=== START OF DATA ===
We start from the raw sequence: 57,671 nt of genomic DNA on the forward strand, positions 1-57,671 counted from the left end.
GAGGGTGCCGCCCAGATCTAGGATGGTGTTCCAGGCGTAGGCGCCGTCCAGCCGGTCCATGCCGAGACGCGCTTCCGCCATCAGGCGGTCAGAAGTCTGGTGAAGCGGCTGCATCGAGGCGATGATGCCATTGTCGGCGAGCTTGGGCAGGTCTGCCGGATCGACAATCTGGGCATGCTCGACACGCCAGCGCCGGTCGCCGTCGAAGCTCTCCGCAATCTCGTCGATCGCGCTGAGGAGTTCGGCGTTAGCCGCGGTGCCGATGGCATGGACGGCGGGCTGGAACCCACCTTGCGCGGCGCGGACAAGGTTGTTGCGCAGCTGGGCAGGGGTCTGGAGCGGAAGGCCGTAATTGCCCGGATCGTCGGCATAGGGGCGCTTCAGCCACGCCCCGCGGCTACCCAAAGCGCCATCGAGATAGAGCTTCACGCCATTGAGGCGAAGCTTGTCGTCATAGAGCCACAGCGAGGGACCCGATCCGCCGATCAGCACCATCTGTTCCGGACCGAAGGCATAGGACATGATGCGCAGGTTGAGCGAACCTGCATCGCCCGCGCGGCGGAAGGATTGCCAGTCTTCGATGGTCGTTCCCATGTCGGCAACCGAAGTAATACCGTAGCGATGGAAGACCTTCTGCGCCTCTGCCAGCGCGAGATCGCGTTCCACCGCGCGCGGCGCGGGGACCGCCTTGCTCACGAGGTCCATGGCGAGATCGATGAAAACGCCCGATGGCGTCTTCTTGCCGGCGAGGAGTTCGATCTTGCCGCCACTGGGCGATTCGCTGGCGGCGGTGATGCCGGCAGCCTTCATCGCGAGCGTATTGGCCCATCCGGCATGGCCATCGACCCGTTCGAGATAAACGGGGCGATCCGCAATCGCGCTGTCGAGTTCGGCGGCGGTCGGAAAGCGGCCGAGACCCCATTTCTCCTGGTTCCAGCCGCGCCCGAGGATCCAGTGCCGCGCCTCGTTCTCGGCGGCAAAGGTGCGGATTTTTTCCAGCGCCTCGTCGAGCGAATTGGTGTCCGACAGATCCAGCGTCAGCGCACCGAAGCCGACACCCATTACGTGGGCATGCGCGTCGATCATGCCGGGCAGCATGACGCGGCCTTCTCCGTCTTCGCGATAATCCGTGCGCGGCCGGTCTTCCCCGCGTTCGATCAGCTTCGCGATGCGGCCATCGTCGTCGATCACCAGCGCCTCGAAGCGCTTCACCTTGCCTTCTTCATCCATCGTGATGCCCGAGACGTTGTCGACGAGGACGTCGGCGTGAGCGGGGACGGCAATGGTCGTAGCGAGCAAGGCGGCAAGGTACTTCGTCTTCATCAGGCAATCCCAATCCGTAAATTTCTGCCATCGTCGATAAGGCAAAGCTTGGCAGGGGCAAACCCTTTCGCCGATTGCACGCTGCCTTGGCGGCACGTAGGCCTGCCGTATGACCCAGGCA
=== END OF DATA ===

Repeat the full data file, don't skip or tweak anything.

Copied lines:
We start from the raw sequence: 57,671 nt of genomic DNA on the forward strand, positions 1-57,671 counted from the left end.
GAGGGTGCCGCCCAGATCTAGGATGGTGTTCCAGGCGTAGGCGCCGTCCAGCCGGTCCATGCCGAGACGCGCTTCCGCCATCAGGCGGTCAGAAGTCTGGTGAAGCGGCTGCATCGAGGCGATGATGCCATTGTCGGCGAGCTTGGGCAGGTCTGCCGGATCGACAATCTGGGCATGCTCGACACGCCAGCGCCGGTCGCCGTCGAAGCTCTCCGCAATCTCGTCGATCGCGCTGAGGAGTTCGGCGTTAGCCGCGGTGCCGATGGCATGGACGGCGGGCTGGAACCCACCTTGCGCGGCGCGGACAAGGTTGTTGCGCAGCTGGGCAGGGGTCTGGAGCGGAAGGCCGTAATTGCCCGGATCGTCGGCATAGGGGCGCTTCAGCCACGCCCCGCGGCTACCCAAAGCGCCATCGAGATAGAGCTTCACGCCATTGAGGCGAAGCTTGTCGTCATAGAGCCACAGCGAGGGACCCGATCCGCCGATCAGCACCATCTGTTCCGGACCGAAGGCATAGGACATGATGCGCAGGTTGAGCGAACCTGCATCGCCCGCGCGGCGGAAGGATTGCCAGTCTTCGATGGTCGTTCCCATGTCGGCAACCGAAGTAATACCGTAGCGATGGAAGACCTTCTGCGCCTCTGCCAGCGCGAGATCGCGTTCCACCGCGCGCGGCGCGGGGACCGCCTTGCTCACGAGGTCCATGGCGAGATCGATGAAAACGCCCGATGGCGTCTTCTTGCCGGCGAGGAGTTCGATCTTGCCGCCACTGGGCGATTCGCTGGCGGCGGTGATGCCGGCAGCCTTCATCGCGAGCGTATTGGCCCATCCGGCATGGCCATCGACCCGTTCGAGATAAACGGGGCGATCCGCAATCGCGCTGTCGAGTTCGGCGGCGGTCGGAAAGCGGCCGAGACCCCATTTCTCCTGGTTCCAGCCGCGCCCGAGGATCCAGTGCCGCGCCTCGTTCTCGGCGGCAAAGGTGCGGATTTTTTCCAGCGCCTCGTCGAGCGAATTGGTGTCCGACAGATCCAGCGTCAGCGCACCGAAGCCGACACCCATTACGTGGGCATGCGCGTCGATCATGCCGGGCAGCATGACGCGGCCTTCTCCGTCTTCGCGATAATCCGTGCGCGGCCGGTCTTCCCCGCGTTCGATCAGCTTCGCGATGCGGCCATCGTCGTCGATCACCAGCGCCTCGAAGCGCTTCACCTTGCCTTCTTCATCCATCGTGATGCCCGAGACGTTGTCGACGAGGACGTCGGCGTGAGCGGGGACGGCAATGGTCGTAGCGAGCAAGGCGGCAAGGTACTTCGTCTTCATCAGGCAATCCCAATCCGTAAATTTCTGCCATCGTCGATAAGGCAAAGCTTGGCAGGGGCAAACCCTTTCGCCGATTGCACGCTGCCTTGGCGGCACGTAGGCCTGCCGTATGACCCAGGCA